A key difference of the east side vs. west side is that most of the Polish people ended up on the east side. When the Detroit riots occurred in the 1960s, all the Polish crowd decided to head north of 8 Mile from Hamtramck on a beeline up Van Dyke. Many landed in Warren, like my family, and as the white flight continued northward, many headed even further up to Clinton Twp. or Rochester during the 1980s. But for some reason, my mom's sister actually stayed in the city, and sent her kids to Catholic school, and moved to the west side. She lived in a really nice neighborhood....where Detroit cops lived and some of the Detroit Tigers had homes right on her street. I don't remember exactly where it was, but I remember the car ride down 8 Mile (this is before I-696 made this commute much quicker) and we'd go under 2 bridges - the first one was the Woodward overpass and the second one was the Southfield Freeway. We were officially deep into west side territory. My aunt's house was way nicer than our house - it had a finished basement with a wet bar that my Uncle Carl dubbed "The Happy Hallow" complete with light up sign letting you know that, and really groovy Naugahyde bar stools that spun around. My sister and I would take turns spinning each other around until we were nauseous. We liked to spend time in the presence of our ultra hip cousins that were teenagers - the girls wore go go boots and bouffant hair styles and powder blue eye shadow and lots of eye liner, and our mysterious cousin Carl Junior that would come home from U of M for the weekend with his long hair. I remember wondering if he was a "hippie" and if he took LSD. Now, as an adult, I realize how far off base I was about him, a bookish man that studied philosophy and currently works in computer support.
But the best part of my aunt's house was the pool table. When I was a kid, I loved to shoot pool - I still do, in fact. My dad taught us pool hall etiquette, i.e. always call your pocket for the 8 ball, do not take another turn if your last shot was "slop", make sure to chalk up the cue, etc. There was strategy suggestions, too. For example, shots that involved sending the cue ball across the length of the table are hard - he called them a "long green" shot. Avoid them! Or that maybe you wanted to have a "dog" - to intentionally leave a ball in front of the pocket to block it from your opponent. We kids would shoot pool any chance we got our hands on a cue. Once we tired of playing pool, or the uncles decided they wanted to play, we'd play cards. As small children, we were all taught how to play Pinochle, which is a really hard card game for a kid to learn how to play - there's all sorts of strategy and scoring things you needed to know. Plus, it was hard to hold 12 cards in my small hands. My Polish grandpa, who didn't speak much English, would yell at me in Polish if he could see my cards or I reneged. I hated playing it, and was relieved when Euchre came into vogue, which only required 5 cards in a hand and there was the opportunity to win some money via gambling. My dad's set wagering was always a dollar a game, 50 cents a euchre.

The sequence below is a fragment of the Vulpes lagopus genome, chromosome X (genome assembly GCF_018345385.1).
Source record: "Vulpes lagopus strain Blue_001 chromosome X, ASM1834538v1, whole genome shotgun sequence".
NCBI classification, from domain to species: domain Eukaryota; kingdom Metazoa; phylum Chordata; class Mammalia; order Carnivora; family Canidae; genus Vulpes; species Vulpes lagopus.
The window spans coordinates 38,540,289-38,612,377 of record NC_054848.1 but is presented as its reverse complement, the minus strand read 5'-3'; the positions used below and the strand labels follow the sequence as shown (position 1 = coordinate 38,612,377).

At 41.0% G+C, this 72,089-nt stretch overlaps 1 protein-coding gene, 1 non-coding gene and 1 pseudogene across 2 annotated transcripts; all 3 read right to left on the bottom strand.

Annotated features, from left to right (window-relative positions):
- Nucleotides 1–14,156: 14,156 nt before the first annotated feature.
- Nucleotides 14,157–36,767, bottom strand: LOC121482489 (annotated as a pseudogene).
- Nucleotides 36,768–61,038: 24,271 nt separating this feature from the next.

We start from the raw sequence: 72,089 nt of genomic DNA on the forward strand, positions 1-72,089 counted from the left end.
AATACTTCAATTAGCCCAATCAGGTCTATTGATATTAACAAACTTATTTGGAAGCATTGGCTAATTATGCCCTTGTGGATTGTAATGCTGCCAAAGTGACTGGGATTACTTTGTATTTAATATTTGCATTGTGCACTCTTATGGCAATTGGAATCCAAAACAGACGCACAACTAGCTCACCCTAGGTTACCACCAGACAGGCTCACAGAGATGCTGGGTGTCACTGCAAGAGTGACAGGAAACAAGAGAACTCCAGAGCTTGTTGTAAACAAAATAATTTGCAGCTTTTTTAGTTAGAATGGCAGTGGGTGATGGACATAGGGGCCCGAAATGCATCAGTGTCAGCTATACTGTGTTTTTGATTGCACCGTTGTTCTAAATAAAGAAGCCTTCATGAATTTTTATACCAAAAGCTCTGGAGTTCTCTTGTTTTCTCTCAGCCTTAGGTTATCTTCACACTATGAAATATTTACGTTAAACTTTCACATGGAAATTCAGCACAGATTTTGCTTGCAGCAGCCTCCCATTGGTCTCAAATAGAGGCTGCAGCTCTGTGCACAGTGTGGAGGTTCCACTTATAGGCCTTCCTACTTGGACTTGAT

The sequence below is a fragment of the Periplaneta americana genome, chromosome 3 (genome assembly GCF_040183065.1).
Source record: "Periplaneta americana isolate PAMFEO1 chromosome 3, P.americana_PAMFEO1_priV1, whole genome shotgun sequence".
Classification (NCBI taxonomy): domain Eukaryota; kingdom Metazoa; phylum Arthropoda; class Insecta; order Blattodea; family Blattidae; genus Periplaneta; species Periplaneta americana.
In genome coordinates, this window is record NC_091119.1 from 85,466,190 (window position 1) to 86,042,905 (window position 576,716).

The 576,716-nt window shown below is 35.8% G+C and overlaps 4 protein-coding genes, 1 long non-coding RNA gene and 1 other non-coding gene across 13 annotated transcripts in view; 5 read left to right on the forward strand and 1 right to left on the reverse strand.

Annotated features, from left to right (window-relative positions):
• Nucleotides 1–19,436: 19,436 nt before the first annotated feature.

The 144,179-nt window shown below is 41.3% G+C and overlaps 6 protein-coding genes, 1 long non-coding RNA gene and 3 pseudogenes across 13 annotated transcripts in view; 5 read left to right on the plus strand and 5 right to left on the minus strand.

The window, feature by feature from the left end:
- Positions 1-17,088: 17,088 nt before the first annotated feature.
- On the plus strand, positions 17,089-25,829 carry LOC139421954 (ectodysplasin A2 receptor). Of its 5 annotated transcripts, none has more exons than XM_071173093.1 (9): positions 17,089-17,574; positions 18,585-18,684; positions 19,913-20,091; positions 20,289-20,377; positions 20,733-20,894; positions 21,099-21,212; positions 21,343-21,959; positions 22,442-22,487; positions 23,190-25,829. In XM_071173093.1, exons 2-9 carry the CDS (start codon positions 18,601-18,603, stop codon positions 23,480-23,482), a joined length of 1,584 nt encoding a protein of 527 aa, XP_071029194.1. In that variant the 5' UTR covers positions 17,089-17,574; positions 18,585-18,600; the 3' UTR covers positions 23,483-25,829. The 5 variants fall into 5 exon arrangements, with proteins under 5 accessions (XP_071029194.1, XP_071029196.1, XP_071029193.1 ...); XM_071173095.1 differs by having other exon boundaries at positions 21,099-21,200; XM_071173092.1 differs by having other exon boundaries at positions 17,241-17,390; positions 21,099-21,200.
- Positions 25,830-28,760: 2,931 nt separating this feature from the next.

Now, some of those traditions still carry on. Tomorrow, I will drive to the east side to my sister's house. Living in Ann Arbor means that I am far beyond even what is considered west side territory. I might as well live in another state. My mother felt that Ann Arbor was "too far away" and would only travel here for Easter, in case there was some black ice on M-14. She died in 2010, but we still follow her holiday rules: Thanksgiving at my sister's house, Christmas at my brother's and Easter here. We don't have to worry about the black ice because it is 60 degrees today. We'll play cards for sure, although I don't remember how to play Pinochle anymore, I'm sure there will be Euchre, maybe some Texas Hold 'Em. My sis has a pool table, so maybe we'll "shoot some stick" (as we used to call it). Happy Thanksgiving to you and yours!